Perhaps the designers of the first Christmas card from 1840 were influenced by Leigh Hunt’s question: Is it right to spend, laugh and revel when there are so many people who live in isolation and poverty? John Calcott Horsely, curator and designer of the card, asked the painter, Sir Henry Cole, to show people being fed and clothed to remind his friends of the needs of the poor during this season.
Leigh Hunt is a nineteenth-century writer who grappled with the question: How can we celebrate and enjoy ourselves at this time of the year when there is so much misery in the world?
John Leech via Wikimedia Commons
The artist who illustrated A Christmas Carol was one of the best-known satirists of his time.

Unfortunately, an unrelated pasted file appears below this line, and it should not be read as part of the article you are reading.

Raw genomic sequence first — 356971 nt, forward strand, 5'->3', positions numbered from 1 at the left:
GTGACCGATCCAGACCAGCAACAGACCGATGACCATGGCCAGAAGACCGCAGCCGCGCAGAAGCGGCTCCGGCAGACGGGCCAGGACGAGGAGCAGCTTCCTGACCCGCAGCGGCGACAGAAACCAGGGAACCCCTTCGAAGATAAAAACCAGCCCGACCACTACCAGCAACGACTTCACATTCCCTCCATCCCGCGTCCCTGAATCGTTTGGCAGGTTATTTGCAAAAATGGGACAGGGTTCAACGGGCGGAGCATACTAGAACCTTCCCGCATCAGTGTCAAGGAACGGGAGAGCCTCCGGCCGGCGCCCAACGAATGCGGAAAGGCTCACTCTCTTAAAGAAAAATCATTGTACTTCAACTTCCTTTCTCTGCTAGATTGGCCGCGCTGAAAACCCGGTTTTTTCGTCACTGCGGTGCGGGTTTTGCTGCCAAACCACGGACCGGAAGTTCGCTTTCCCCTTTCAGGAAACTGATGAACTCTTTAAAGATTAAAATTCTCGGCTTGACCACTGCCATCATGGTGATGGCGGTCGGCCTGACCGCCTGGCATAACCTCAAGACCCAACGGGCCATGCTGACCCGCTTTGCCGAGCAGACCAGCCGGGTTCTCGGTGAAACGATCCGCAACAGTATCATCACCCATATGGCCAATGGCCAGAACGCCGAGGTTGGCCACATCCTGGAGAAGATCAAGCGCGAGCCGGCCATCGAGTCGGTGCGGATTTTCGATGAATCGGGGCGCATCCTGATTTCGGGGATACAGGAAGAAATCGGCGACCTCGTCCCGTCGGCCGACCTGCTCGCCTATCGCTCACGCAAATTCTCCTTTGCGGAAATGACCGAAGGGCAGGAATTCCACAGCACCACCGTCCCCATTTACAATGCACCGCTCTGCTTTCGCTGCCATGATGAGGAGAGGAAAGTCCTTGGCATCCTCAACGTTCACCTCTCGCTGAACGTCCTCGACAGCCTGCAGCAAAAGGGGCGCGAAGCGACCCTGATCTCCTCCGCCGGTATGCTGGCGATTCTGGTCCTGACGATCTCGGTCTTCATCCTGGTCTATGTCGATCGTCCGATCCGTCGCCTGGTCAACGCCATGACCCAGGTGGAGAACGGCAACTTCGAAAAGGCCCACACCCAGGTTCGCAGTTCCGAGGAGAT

The cover of “Ghost town”.
A 1981 odd and eerie protest song, 'Ghost Town', still resonates today. It remains a cry out against injustice, against closed off opportunities by those who have pulled the ladder up.
A Christmas Carol can be seen as a mirror to biblical parables.
(Bleeker Street Media/Elevation Pictures)
When writing A Christmas Carol, did Charles Dickens get his inspiration for Scrooge, Marley's ghost and Tiny Tim from the Bible?
A wax model of Ernest Hemingway at Madame Tussauds in New York.
Bob Dylan is now a literary celebrity. And next week, the Booker Prize judges will anoint another. The tag is still chiefly attached to men but women authors shouldn't despair: fame and good writing can be uneasy bedfellows.
‘On yer bike, Ebeneezer.’
Dicken's great anti-hero has monopolised festive literature for too long. Here are the alternative takes on the season of goodwill that you have been missing.